Cost-effective language courses should focus on results that can be evaluated regularly, but these results must be targeted, motivational and reasonable.
Human beings need goals to advance. So, cost-effective language courses should, like any other activity in a company, focus on results that can be evaluated regularly. But so that these results have meaning, these objectives must be targeted, motivational and reasonable at the same time.
1. For cost-effective language courses: set focused goals
In-company language courses should always be part of a business perspective of improving the productivity or quality of the service offered. It is also recommended that human resources consult the managers responsible for the employees for whom the course is intended. An agreement will define the contents that will have to be included for the participants of the training. Indeed the expectations are not the same if the course is intended for a hotel reception team or for engineers exchanging emails with head office. This information will then need to be sent to the teacher, knowing that it is obviously foolish to plan a language course where the learners would only see what they need to carry out their tasks: the grammatical basica are part of the common foundation that every student must build upon in order to build up their language skills…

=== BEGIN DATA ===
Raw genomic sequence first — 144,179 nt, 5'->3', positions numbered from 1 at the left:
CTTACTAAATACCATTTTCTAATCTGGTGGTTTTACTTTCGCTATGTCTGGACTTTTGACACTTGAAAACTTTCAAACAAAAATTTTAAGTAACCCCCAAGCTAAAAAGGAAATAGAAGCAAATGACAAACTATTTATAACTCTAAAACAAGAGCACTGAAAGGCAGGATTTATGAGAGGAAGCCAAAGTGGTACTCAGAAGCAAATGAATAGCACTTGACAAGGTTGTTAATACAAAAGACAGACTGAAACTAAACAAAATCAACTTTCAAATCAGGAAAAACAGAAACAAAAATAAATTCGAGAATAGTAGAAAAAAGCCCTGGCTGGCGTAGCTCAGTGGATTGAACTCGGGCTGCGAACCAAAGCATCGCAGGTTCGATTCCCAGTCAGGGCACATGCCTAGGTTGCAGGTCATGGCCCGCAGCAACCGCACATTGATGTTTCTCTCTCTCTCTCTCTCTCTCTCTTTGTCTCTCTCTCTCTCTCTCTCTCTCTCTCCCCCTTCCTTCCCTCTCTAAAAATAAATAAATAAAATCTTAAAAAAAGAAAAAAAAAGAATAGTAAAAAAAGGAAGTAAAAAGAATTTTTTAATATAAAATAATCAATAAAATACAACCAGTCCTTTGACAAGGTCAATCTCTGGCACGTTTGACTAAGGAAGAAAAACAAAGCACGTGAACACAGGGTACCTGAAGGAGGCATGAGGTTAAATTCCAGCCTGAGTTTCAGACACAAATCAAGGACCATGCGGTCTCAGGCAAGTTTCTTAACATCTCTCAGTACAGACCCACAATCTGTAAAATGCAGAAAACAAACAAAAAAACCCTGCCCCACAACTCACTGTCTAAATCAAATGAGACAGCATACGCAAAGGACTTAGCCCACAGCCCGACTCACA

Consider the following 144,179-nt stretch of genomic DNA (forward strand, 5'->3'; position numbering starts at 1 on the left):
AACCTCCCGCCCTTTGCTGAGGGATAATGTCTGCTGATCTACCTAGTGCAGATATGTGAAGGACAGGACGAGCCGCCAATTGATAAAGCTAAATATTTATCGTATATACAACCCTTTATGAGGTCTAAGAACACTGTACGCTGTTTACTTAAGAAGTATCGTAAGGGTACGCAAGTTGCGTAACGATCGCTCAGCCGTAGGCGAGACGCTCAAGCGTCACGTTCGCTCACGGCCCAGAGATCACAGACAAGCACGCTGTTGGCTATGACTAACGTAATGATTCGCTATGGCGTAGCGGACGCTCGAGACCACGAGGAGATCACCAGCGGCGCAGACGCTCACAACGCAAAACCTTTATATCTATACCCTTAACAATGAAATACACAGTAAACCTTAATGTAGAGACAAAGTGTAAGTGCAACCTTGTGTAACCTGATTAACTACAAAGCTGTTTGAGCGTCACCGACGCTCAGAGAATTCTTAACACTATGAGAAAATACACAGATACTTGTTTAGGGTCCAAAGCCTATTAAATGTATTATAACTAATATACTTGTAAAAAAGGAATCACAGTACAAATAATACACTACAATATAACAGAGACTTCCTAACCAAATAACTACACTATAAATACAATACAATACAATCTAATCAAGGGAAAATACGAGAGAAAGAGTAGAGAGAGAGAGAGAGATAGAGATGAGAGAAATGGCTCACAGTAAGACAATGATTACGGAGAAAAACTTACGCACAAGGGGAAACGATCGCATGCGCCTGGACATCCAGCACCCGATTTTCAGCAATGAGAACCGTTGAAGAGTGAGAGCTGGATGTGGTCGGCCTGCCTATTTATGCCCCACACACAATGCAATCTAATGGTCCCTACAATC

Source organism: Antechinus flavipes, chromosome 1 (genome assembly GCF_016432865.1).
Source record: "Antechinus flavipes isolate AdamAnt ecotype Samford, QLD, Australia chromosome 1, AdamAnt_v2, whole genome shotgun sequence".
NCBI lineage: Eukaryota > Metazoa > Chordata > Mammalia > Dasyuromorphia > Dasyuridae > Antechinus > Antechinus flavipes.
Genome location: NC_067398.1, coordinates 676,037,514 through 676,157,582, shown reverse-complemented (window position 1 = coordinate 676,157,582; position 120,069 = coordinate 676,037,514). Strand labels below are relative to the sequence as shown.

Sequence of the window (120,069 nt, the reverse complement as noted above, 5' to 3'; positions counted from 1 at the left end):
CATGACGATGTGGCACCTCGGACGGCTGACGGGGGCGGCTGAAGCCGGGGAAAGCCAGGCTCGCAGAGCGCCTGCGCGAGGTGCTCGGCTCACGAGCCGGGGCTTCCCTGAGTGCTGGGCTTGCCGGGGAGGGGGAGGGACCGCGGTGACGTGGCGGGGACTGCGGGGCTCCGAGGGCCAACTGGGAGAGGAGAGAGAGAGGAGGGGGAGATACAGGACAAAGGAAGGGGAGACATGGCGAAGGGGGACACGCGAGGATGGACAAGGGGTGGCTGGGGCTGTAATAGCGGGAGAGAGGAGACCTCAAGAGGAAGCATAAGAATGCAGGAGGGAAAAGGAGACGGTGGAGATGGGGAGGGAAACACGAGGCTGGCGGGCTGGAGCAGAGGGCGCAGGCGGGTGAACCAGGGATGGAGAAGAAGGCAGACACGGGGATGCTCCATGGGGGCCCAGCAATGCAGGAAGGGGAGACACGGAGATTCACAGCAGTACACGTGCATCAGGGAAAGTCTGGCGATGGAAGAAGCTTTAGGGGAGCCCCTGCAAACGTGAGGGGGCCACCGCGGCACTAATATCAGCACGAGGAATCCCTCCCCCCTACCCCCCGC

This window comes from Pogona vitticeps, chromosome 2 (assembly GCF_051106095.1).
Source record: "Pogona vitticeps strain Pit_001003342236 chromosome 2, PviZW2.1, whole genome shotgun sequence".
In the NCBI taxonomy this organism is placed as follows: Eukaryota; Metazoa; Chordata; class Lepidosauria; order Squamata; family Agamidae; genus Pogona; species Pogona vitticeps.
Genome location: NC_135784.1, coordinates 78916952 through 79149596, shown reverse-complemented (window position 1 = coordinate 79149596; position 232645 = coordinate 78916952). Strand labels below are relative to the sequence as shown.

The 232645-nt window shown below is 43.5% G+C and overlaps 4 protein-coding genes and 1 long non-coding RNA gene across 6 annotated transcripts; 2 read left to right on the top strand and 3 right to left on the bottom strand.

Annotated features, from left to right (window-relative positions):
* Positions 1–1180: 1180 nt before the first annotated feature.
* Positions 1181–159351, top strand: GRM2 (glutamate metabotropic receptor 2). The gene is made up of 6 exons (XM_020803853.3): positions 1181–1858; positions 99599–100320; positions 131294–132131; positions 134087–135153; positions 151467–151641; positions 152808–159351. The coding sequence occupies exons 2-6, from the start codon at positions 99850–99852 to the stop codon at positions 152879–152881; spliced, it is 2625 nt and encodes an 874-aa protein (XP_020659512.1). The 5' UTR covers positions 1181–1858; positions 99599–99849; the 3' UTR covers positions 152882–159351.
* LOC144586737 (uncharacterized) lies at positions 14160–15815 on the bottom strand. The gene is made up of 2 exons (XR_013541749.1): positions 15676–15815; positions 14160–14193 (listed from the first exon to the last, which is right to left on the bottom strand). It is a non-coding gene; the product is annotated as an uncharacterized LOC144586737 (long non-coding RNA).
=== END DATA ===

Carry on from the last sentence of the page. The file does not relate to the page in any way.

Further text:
2. For the employees involved: offer motivating goals
We said earlier that human beings need goals, but they also need motivation. Learning something you don’t want to learn is always going to be a challenge, and often it’s impossible (we have all gone through school and the algebra / history / grammar / German tests – regardless of which applies to you). A good manager will know how to motivate participants in a Portuguese course by showing them the communication perspectives and human development that are open to them: “In a year, I want you to be able to hold a conversation, even if it’s a very basic one, with our subsidiary in Rio”.
3. For serious planning: negotiate objectives
Obviously promising a beginner that by taking a Chinese course they will speak the language of Confucius fluently in six months can be motivating, it’s very clearly unrealistic. One of the most important aspects of preparing an in-company language course is, unsurprisingly, the dialogue with the teacher (or, before that, the institute). Professionals will know how many hours of teaching and/or practice are required to reach a particular level. On this basis, the course load per week, the duration of the course, the frequency of the tests and the objectives to be evaluated can be negotiated. This blueprint should then be specified, personalized and probably corrected once the teacher has made contact with the learners.
Translation into English: Chloe Findlay
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